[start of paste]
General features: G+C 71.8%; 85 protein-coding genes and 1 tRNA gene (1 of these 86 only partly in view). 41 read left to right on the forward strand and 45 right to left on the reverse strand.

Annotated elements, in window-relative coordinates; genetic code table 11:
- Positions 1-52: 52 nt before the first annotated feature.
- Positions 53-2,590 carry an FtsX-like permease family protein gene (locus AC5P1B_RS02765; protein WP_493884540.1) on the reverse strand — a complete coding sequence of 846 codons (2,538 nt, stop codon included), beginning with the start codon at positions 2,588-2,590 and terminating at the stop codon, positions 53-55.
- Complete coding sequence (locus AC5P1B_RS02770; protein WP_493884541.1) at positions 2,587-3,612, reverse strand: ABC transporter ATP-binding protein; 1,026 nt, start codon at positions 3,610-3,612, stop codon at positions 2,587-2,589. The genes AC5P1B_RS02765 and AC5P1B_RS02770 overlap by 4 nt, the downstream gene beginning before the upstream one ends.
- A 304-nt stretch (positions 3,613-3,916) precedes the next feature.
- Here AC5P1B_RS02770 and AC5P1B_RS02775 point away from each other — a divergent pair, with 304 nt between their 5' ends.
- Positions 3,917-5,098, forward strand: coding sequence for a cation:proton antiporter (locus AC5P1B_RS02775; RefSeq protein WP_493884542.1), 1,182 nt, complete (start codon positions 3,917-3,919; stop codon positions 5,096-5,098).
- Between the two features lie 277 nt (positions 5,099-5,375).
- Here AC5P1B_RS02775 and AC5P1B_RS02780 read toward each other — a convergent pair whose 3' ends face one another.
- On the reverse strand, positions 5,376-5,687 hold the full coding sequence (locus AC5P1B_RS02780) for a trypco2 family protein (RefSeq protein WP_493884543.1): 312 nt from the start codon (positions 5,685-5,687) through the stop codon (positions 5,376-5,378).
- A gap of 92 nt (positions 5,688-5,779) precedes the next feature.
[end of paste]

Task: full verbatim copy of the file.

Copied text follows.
General features: G+C 71.8%; 85 protein-coding genes and 1 tRNA gene (1 of these 86 only partly in view). 41 read left to right on the forward strand and 45 right to left on the reverse strand.

Annotated elements, in window-relative coordinates; genetic code table 11:
- Positions 1-52: 52 nt before the first annotated feature.
- Positions 53-2,590 carry an FtsX-like permease family protein gene (locus AC5P1B_RS02765; protein WP_493884540.1) on the reverse strand — a complete coding sequence of 846 codons (2,538 nt, stop codon included), beginning with the start codon at positions 2,588-2,590 and terminating at the stop codon, positions 53-55.
- Complete coding sequence (locus AC5P1B_RS02770; protein WP_493884541.1) at positions 2,587-3,612, reverse strand: ABC transporter ATP-binding protein; 1,026 nt, start codon at positions 3,610-3,612, stop codon at positions 2,587-2,589. The genes AC5P1B_RS02765 and AC5P1B_RS02770 overlap by 4 nt, the downstream gene beginning before the upstream one ends.
- A 304-nt stretch (positions 3,613-3,916) precedes the next feature.
- Here AC5P1B_RS02770 and AC5P1B_RS02775 point away from each other — a divergent pair, with 304 nt between their 5' ends.
- Positions 3,917-5,098, forward strand: coding sequence for a cation:proton antiporter (locus AC5P1B_RS02775; RefSeq protein WP_493884542.1), 1,182 nt, complete (start codon positions 3,917-3,919; stop codon positions 5,096-5,098).
- Between the two features lie 277 nt (positions 5,099-5,375).
- Here AC5P1B_RS02775 and AC5P1B_RS02780 read toward each other — a convergent pair whose 3' ends face one another.
- On the reverse strand, positions 5,376-5,687 hold the full coding sequence (locus AC5P1B_RS02780) for a trypco2 family protein (RefSeq protein WP_493884543.1): 312 nt from the start codon (positions 5,685-5,687) through the stop codon (positions 5,376-5,378).
- A gap of 92 nt (positions 5,688-5,779) precedes the next feature.